The pound has fallen against the US dollar after the release of disappointing UK data. While domestic data will continue to influence the British currency this week, the key events will be the monetary policies from the Fed and the Bank of England on Wednesday and Thursday, respectively.
Among other news, on Monday, UK Foreign Secretary Lizz Truss, will deliver a statement on the Northern Ireland (NI) Protocol in the House of Commons. The CBI has warned the government that its intention to override the Northern Ireland protocol has forced companies to consider whether to invest in Britain and is slowing down the economy.
Weak UK data
According to the Office for National Statistics (ONS) report released on Monday, the Gross Domestic Product (GDP) has slipped to -0.3% against the market expectation of 0.2%. Also, the annual Manufacturing Production figure has fallen to 0.5 vs. 1.8% expected. Industrial Production data has risen to 0.7% from the estimates of 0.5% on annual basis.
Poor UK GDP
The GBP/USD currency pair dropped after the negative UK April GDP number. On the news about the contraction of the UK economy, Finance Minister Rishi Sunak said that other countries were facing similar issues: “Countries around the world are seeing slowing growth, and the UK is not immune from these challenges.” He reassured people that “we’re fully focused on growing the economy to address the cost of living in the longer term, while supporting families and businesses with the immediate pressures they’re facing.”
UK economy shrank by 0.3% in April
GDP fell by 0.3% in April, with services, production and construction all decreasing in April. The reduction in NHS Test and Trace activity has impacted negatively on the economy, while factories suffered with supply chain issues. The ONS explained: “Services fell by 0.3% in April 2022 and these were the main contributors to April’s fall in GDP, reflecting a large decrease (5.6%) in human health and social work, where there was a significant reduction in NHS Test and Trace activity. Production fell by 0.6% in April 2022, driven by a fall in manufacturing of 1.0% on the month, as businesses continue to report the impact of price increases and supply chain shortages. Construction also fell by 0.4% in April 2022, following strong growth in March 2022 when there was significant repair and maintenance activity following the storms experienced in the latter half of February 2022.”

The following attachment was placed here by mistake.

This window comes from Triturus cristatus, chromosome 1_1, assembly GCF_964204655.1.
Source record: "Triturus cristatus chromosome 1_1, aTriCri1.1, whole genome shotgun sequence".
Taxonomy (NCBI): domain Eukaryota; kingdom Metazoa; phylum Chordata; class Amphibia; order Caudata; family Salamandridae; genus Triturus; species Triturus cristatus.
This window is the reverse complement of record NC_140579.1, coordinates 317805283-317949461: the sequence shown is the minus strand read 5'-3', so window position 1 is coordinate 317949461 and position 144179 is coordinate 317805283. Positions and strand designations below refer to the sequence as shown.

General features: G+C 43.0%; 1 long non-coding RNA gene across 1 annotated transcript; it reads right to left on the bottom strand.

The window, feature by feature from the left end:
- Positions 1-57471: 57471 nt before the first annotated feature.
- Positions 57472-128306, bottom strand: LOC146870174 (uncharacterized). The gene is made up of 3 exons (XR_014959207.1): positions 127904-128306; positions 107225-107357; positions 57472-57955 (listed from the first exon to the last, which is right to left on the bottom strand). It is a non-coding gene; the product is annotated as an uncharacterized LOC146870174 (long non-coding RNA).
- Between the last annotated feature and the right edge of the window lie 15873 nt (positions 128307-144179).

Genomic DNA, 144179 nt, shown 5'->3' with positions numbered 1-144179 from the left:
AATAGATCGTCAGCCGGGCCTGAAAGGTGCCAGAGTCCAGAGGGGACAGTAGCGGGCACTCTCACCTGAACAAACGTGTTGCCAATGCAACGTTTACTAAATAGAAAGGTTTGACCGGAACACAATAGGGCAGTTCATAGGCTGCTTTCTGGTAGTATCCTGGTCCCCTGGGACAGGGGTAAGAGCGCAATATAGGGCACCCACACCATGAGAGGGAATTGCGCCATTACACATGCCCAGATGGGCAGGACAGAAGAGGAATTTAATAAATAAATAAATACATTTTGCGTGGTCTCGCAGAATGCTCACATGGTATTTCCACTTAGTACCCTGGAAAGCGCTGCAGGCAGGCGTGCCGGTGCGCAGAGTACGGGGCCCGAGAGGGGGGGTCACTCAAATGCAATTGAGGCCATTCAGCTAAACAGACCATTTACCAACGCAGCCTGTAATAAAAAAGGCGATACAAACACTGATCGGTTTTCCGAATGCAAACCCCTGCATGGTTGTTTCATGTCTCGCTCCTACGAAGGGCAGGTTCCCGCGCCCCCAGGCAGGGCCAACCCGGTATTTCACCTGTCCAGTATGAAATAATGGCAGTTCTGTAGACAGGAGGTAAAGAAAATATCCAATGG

The UK economy is now only 0.9% larger than two years before the first Covid-19 lockdown in spring 2020.
What the economists said about April’s contraction
Paul Dales of Capital Economics has said that the 0.3% m/m fall in real GDP in April might not have been as weak as it looks, but it will increase the chance of the economy slipping into a recession. KPMG has also warned that the fall in output will continue and could put the economy on the brink of recession. Yael Selfin, chief economist at KPMG UK, said: “The overall outlook remains downbeat as the squeeze on consumer income is expected to weaken demand, and external headwinds intensify due to the deteriorating outlook among the UK’s main trading partners. The rest of Q2 could see an additional fall in GDP owing to the weakening momentum and the impact of the extended bank holiday.”
Bank of England Thursday announcement
The Bank of England will announce its monetary policy on Thursday and markets expect the Central Bank to raise interest rates further as rising prices put more pressure on the UK economy. Rising oil and commodity prices have pushed inflation to a 40-year high of 9%. Inflation is anticipated to continue to rise and reach a two-digit figure.
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